Lines of code, cyclomatic complexity, coupling, cohesion, code coverage. You’ve probably heard about these metrics before. But do you actively track them? Should you? Visual Studio computes some of these metrics out of the box. But if you want to define a custom metric, you’re out of luck. Yet, there are a bunch of code metrics that you might find useful for your code base. More so, a composite metric might be more helpful than the sum of its parts. For example, the C.R.A.P. Metric detects complex code that is not covered by unit tests. How can you track such a metric in Visual Studio? In this article we’ll see how to visualize code metrics, add custom metrics and how to monitor trends with NDepend.

Code Metrics

NDepend computes many metrics out of the box. You can use the intellisense support to discover the standard metrics for a given code element:

Computer Code Metrics

But it would be hard to extract information from these metrics if all we got was a bunch of numbers. We need other techniques to help us break down the complexity of the data. Visualization techniques complement metrics, by making it easier to synthesize and digest this information.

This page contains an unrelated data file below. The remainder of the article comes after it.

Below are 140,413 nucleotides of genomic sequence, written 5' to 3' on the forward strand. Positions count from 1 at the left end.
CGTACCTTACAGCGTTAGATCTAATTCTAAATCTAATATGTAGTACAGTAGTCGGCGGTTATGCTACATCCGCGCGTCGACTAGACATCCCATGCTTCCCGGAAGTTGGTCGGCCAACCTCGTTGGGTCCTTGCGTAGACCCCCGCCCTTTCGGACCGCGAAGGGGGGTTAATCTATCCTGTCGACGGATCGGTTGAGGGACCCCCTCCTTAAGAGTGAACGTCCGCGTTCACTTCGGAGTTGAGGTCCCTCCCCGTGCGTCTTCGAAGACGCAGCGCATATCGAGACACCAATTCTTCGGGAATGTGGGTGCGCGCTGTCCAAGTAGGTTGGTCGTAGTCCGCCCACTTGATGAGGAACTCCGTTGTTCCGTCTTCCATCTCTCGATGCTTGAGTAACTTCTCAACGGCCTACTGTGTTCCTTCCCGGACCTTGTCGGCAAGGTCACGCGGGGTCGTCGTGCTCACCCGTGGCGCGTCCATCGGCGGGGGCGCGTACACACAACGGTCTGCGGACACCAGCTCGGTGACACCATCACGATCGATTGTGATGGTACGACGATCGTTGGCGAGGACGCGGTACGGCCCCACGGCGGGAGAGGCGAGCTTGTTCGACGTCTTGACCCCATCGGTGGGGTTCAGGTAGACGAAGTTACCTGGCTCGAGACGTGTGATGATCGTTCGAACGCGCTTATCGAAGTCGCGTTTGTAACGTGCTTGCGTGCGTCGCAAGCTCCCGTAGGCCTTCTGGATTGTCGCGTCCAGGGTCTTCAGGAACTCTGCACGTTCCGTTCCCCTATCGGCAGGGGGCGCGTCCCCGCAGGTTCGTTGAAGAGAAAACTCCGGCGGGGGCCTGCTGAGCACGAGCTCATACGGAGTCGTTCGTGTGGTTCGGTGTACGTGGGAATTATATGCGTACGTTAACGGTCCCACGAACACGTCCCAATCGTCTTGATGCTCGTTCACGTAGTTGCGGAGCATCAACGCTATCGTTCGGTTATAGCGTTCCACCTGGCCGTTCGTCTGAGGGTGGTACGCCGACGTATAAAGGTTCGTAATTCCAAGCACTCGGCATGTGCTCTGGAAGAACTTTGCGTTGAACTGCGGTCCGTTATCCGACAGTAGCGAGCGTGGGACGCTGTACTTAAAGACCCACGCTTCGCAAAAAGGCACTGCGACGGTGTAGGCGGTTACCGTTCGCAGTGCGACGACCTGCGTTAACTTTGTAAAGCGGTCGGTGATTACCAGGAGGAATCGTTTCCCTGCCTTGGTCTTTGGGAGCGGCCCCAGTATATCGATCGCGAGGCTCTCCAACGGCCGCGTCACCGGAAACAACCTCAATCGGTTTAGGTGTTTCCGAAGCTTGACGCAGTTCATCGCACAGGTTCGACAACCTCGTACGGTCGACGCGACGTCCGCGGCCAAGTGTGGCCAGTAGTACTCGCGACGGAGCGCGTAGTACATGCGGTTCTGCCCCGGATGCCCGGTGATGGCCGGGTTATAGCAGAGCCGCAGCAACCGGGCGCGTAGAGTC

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Your code base has a lot to tell you. The question is: How can you listen to it? You can identify code smells when you’re reading code or extending it, but this doesn’t give you an overview. After you have been working for a while in a project, you can name some of its strengths and weaknesses. But this approach takes a long time, relies on experience and is subjective. It would be nice if you could query a code base in a structured way. Basic search functionality from an IDE like Visual Studio isn’t powerful enough. NDepend allows you to query .Net code using LINQ syntax through CQLinq – Code Query LINQ. In this blog post we’ll discuss how to query your code base using CQLinq.

An Example

Since I like to learn from examples, let’s first see a simple, yet very powerful query. The following code detects classes that are candidates to be turned into structures. This is one of the default CQLinq rules.

from t in JustMyCode.Types where
  t.IsClass &&
 !t.IsGeneratedByCompiler &&
 !t.IsStatic &&
  t.SizeOfInst > 0 &&

  // Structure instance must not be too big,
  // else it degrades performance.
  t.SizeOfInst <= 16 &&
  // Must not have children
  t.NbChildren == 0 &&

  // Must not implement interfaces to avoid boxing mismatch
  // when structures implements interfaces.
  t.InterfacesImplemented.Count() == 0 &&

  // Must derive directly from System.Object
  t.DepthOfDeriveFrom("System.Object".AllowNoMatch()) == 1 &&

  // Structures should be immutable type.
select new { t, t.SizeOfInst, t.InstanceFields }

As you can see, the query is quite readable. Even if you don’t know the CQLinq syntax, you understand what it does. And since it’s based on Linq, it already seems familiar.

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